I just finished a trip visiting several credit unions in western North Dakota and eastern Montana. My travels had me in communities all the way north at the Canadian border and all the way south to the Montana-Wyoming state line. All of these small towns are rural. When you are in one town in particular, you are the farthest away from a Starbucks that you can get, but the local coffee shop was great!
Most of the counties are experiencing a drop in population. There are some larger communities and also some areas closer to the Bakken Oil Formation that do have more people. But all institutions are challenged with attracting, training, and retaining good people. This leads to yet another challenge, building good leaders for the future growth of the institution.
It was encouraging at one credit union in particular, to find a very capable CEO in her 30s. Most did have other key people in leadership positions and some on their board who are younger. But I could also see some who seem to be run almost entirely by those who are older. Now don’t get me wrong here. I think there is a wealth of learning that can be gained from those who are older and they must play an important role in the leadership of your CU. At the same time, you must be developing young leaders who will lead your institution into the future.
I am reminded of a call I received over two years ago from a board chair of a rural institution. The gentleman was in a real pickle, the institution had relied upon one individual and now that person could not lead due to some sudden health complications. The business had not trained up leaders to replace him. Eventually, the CU merged with another one. In order to avoid this at your business, it requires the constant development of new leaders. This requires three things.
First, existing leaders need to identify future leaders and recognize leadership characteristics that they currently have and need to develop. Leadership is not a destination, it is a daily journey. Letting the younger folks know that you see them as leaders will go miles for their self-image and also begin to give them an attitude of ownership for your company. I always say the best employees are those who do not really work for you, they work for themselves. Those people will always carry out their duties with a higher standard of care as they have ownership of their work.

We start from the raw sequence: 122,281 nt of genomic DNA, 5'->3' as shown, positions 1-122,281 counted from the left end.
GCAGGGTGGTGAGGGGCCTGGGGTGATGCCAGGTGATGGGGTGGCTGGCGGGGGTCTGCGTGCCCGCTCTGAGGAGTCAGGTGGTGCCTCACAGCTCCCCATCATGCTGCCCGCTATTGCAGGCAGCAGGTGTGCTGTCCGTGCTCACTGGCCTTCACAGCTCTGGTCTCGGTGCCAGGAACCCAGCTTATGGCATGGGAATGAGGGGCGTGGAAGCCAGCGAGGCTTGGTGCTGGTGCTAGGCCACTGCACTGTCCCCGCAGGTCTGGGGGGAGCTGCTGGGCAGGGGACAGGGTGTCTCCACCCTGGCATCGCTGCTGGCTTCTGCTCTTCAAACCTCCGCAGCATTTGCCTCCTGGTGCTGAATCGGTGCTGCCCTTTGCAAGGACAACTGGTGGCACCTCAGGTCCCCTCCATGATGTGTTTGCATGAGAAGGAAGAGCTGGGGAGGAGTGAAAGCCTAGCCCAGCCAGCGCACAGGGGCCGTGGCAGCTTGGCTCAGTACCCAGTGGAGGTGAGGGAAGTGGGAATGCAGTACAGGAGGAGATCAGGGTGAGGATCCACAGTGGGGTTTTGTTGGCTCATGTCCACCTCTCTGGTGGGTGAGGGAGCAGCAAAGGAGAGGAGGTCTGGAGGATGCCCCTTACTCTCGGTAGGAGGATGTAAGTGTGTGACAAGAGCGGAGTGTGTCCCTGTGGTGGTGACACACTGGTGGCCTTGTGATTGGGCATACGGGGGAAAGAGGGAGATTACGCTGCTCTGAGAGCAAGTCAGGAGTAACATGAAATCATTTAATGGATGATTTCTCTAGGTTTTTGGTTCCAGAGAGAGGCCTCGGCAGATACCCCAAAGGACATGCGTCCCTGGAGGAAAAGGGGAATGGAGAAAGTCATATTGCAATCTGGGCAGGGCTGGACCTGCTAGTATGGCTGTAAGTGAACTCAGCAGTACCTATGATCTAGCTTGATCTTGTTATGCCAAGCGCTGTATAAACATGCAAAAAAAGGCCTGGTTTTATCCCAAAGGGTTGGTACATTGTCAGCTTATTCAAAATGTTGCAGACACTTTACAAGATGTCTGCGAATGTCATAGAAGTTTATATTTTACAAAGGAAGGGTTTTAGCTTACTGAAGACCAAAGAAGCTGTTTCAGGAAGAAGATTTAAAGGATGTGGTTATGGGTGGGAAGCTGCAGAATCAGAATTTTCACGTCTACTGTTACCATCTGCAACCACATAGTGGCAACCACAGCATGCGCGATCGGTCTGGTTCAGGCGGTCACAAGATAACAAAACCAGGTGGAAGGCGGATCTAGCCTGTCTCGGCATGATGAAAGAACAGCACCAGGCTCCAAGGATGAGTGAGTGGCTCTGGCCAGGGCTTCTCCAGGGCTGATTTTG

Next, invest constantly in future leaders. Find out what qualities the young person needs to be able to sit in your chair in the future. Some of this will involve technical knowledge. In our field, this would involve everything from analyzing a loan request, preparing and closing a loan, and finally, servicing that credit through its life. But technical items may only make up 15-20% at best of what needs to be taught. Invest time in teaching leadership, attitude, sales skills, and working with people. These skills are needed most to succeed. They are also the most overlooked.
Allow your future leader to influence your organization in areas. Influence is leadership. Let them begin to lead in smaller projects and tasks. Also, if they have great ideas that will make your CU to grow positively, allow them to provide leadership for your culture. As they see they are actually making a difference, it will prepare them for future leadership at your shop.
As a leader, are you showing them an example of the daily discipline necessary to develop your leadership? Remember leadership is still a journey, never a destination. You will always have to learn. It’s like my Aunt Lil said, “Once you think you have ripened, the next step is you begin to rot!” If you think you are sitting in the chair of leadership and have nothing else to learn, think again!